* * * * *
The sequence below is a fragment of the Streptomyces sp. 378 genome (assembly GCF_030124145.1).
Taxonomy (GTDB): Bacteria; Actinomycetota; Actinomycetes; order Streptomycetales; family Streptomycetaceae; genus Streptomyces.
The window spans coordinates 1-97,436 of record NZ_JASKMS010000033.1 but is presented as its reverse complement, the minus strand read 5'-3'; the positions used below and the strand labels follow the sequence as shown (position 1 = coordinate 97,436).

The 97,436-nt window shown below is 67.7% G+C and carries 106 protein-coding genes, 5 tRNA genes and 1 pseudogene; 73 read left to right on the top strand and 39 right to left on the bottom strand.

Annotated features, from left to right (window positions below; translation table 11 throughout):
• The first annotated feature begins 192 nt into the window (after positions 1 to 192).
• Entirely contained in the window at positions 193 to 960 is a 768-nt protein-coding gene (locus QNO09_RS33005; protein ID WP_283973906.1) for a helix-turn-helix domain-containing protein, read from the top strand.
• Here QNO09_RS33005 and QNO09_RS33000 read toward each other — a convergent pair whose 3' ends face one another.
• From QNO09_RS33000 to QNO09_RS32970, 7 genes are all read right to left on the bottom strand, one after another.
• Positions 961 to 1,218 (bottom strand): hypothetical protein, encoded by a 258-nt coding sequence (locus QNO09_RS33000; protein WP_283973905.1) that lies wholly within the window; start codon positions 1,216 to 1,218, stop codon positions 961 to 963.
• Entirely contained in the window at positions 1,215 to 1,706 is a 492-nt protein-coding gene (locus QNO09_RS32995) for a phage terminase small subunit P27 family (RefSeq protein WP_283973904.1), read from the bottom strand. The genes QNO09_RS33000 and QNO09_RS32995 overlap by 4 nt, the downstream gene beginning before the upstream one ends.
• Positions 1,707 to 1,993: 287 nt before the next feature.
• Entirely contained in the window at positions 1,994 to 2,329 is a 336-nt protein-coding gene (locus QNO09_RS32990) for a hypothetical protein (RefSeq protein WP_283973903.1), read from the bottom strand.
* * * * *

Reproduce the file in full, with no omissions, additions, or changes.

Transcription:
The sequence below is a fragment of the Streptomyces sp. 378 genome (assembly GCF_030124145.1).
Taxonomy (GTDB): Bacteria; Actinomycetota; Actinomycetes; order Streptomycetales; family Streptomycetaceae; genus Streptomyces.
The window spans coordinates 1-97,436 of record NZ_JASKMS010000033.1 but is presented as its reverse complement, the minus strand read 5'-3'; the positions used below and the strand labels follow the sequence as shown (position 1 = coordinate 97,436).

The 97,436-nt window shown below is 67.7% G+C and carries 106 protein-coding genes, 5 tRNA genes and 1 pseudogene; 73 read left to right on the top strand and 39 right to left on the bottom strand.

Annotated features, from left to right (window positions below; translation table 11 throughout):
• The first annotated feature begins 192 nt into the window (after positions 1 to 192).
• Entirely contained in the window at positions 193 to 960 is a 768-nt protein-coding gene (locus QNO09_RS33005; protein ID WP_283973906.1) for a helix-turn-helix domain-containing protein, read from the top strand.
• Here QNO09_RS33005 and QNO09_RS33000 read toward each other — a convergent pair whose 3' ends face one another.
• From QNO09_RS33000 to QNO09_RS32970, 7 genes are all read right to left on the bottom strand, one after another.
• Positions 961 to 1,218 (bottom strand): hypothetical protein, encoded by a 258-nt coding sequence (locus QNO09_RS33000; protein WP_283973905.1) that lies wholly within the window; start codon positions 1,216 to 1,218, stop codon positions 961 to 963.
• Entirely contained in the window at positions 1,215 to 1,706 is a 492-nt protein-coding gene (locus QNO09_RS32995) for a phage terminase small subunit P27 family (RefSeq protein WP_283973904.1), read from the bottom strand. The genes QNO09_RS33000 and QNO09_RS32995 overlap by 4 nt, the downstream gene beginning before the upstream one ends.
• Positions 1,707 to 1,993: 287 nt before the next feature.
• Entirely contained in the window at positions 1,994 to 2,329 is a 336-nt protein-coding gene (locus QNO09_RS32990) for a hypothetical protein (RefSeq protein WP_283973903.1), read from the bottom strand.